CD: It's as though something already there, within the student is being freed?
GW: I love the word 'free'! My whole idea about teaching is to liberate from chains if I can. Not so much from the chains of unknowing, but from the chains the world has put on them.
CD: I wonder if I could ask each of you, very familiar with Canada over a substantial period of time, to share any thoughts you have on the country and its organ scene?
LP: Well, I found it very open, partly because of events at the time I came. My freedom in working with Casavant was in my view due to one thing, and that was the sale of organs in Montréal by a foreign builder. When Queen Mary Road United, the Oratoire and Imaculée-Conception bought von Beckerath instruments in the early sixties, at the direction of the Board, who didn't want to be left behind, we responded with two neo-classical organs, Saint-Martyrs Canadièns and Cap-de-la-Madeleine. When I came as a consultant in 1958, Casavant had just a six months' work, and within those six months we had established a two-year backlog.
GW: That's something a lot of people don't know about, and it was an extraordinary "business" thing to do: but it was done by bringing the company into the new age.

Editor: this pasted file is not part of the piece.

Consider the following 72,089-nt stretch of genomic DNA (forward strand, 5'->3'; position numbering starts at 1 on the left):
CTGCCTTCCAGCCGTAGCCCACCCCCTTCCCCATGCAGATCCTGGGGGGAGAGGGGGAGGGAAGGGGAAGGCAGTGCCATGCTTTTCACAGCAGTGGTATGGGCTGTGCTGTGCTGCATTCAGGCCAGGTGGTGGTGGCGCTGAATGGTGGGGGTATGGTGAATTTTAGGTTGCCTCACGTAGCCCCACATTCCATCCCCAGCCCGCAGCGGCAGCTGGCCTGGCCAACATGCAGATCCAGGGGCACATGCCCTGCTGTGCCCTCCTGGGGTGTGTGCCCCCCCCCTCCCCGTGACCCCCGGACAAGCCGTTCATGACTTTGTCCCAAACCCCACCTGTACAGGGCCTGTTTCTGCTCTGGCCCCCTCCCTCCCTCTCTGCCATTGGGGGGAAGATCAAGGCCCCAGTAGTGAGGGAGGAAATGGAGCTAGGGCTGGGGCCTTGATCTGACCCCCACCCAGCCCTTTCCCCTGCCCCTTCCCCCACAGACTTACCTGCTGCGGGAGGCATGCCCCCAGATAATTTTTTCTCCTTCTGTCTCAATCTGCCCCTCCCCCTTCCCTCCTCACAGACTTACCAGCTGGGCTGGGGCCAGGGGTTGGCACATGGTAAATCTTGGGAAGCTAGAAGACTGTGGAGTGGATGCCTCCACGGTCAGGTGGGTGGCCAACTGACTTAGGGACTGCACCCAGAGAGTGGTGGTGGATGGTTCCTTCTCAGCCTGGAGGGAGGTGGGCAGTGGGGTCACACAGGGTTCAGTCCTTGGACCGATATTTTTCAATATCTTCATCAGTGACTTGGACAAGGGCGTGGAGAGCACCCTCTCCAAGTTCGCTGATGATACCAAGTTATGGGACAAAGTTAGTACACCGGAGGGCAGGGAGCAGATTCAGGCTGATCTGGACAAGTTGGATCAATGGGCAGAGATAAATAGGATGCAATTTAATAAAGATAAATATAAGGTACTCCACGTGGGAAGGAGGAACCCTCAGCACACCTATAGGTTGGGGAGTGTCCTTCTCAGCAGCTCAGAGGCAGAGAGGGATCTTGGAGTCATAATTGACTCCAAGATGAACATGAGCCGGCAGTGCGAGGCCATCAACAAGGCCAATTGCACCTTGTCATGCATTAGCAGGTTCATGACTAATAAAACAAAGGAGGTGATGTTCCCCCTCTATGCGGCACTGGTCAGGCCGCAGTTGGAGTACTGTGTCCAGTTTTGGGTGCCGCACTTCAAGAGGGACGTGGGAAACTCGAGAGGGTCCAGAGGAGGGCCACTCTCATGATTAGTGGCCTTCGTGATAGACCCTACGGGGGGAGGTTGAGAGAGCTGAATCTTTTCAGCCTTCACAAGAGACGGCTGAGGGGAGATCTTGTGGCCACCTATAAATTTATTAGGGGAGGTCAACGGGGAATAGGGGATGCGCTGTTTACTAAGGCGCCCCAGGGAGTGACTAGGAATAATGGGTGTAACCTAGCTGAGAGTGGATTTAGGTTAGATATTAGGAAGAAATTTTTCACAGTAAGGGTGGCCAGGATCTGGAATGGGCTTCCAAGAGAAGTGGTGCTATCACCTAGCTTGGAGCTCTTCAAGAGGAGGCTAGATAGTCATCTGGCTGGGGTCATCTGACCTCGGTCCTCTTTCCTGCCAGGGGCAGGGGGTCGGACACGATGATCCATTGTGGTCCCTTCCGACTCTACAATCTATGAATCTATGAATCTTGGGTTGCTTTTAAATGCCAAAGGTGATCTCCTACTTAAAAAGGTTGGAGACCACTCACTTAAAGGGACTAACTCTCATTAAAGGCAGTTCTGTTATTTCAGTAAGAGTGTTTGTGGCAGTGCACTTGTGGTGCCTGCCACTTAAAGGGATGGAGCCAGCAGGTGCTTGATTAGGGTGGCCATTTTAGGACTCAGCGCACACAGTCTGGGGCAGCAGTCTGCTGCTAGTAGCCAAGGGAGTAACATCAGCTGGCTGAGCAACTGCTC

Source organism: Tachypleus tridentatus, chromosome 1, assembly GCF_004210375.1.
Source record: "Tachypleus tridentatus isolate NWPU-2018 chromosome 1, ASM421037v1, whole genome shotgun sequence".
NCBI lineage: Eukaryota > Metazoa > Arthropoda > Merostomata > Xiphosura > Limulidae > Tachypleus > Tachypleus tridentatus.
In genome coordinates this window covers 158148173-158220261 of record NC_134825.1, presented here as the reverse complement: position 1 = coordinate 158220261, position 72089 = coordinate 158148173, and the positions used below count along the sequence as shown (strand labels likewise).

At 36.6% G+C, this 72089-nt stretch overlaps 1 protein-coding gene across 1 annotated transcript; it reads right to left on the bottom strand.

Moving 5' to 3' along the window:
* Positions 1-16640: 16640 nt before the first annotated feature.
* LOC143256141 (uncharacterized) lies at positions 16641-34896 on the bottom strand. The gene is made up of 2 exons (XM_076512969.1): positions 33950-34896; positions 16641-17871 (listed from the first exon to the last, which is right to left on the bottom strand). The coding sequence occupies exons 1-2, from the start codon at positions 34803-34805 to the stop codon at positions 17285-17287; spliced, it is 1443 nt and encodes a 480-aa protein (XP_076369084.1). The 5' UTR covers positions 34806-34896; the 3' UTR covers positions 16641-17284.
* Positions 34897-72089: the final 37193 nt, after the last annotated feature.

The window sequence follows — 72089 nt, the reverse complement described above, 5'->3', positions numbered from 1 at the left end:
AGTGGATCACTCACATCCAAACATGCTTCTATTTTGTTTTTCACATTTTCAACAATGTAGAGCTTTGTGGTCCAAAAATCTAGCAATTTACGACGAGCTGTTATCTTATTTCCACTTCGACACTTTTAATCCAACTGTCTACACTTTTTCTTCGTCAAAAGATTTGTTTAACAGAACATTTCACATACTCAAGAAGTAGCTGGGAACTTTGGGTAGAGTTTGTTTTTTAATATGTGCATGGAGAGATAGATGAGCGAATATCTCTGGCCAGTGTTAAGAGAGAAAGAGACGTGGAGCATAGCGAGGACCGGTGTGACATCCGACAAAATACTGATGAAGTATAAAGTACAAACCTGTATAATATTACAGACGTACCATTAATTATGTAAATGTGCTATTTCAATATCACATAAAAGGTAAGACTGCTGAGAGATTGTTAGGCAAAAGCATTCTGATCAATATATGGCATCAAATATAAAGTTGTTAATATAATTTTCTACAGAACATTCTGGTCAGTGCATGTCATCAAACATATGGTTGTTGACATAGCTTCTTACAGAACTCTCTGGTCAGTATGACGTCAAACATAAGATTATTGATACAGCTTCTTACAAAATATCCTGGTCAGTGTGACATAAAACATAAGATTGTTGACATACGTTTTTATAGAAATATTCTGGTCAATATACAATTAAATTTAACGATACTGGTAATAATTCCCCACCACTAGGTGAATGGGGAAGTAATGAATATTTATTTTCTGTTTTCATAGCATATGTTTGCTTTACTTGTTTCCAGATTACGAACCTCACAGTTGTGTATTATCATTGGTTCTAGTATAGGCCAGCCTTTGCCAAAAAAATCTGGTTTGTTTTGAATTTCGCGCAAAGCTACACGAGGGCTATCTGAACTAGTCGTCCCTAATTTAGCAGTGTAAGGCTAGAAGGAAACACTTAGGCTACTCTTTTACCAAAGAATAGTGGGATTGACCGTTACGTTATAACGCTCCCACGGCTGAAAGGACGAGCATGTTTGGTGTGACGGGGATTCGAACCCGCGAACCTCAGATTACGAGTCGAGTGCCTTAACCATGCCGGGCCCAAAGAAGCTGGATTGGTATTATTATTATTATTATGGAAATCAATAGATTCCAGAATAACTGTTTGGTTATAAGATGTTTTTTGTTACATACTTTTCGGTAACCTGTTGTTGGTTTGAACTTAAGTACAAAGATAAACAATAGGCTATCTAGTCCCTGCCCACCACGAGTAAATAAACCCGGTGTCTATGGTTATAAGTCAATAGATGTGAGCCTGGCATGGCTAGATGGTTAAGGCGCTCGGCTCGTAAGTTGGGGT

CD: Did you find this openness to change echoed in the rest of Canada, where you've certainly been very influential as well?
LP: I never had to fight anyone in building these new instruments. When I went to see Mr. Rathgeb in Toronto about the organ he wanted to give to Deer Park United Church, he had already made all of the important decisions: it was to be a mechanical organ, it was to be encased... and he asked me how much it would cost. So I told him, and he took a little slip of paper out of his desk drawer...
CD: ... and filled in the amount?!
LP: Yes! And even in the churches where we rebuilt and revoiced, of course there were always a few dissenting voices, but they were overall very open to what was a very sudden change in what their ears had come to expect. And we built them right out to Vancouver and Victoria too.
GW: Canada has so many, many fine musicians... always has had. I think the country has a unique opportunity, really. It isn't so bowed down by tradition as many countries. It knows tradition, it has tradition, but it isn't buried by it. That's not to say it doesn't know to respect tradition; it certainly does, but people are also used to the idea that theirs is a young country and a new country, and that they can look at things in a new way. It's a very natural thing, and its some-thing that should be nurtured, and rejoiced in.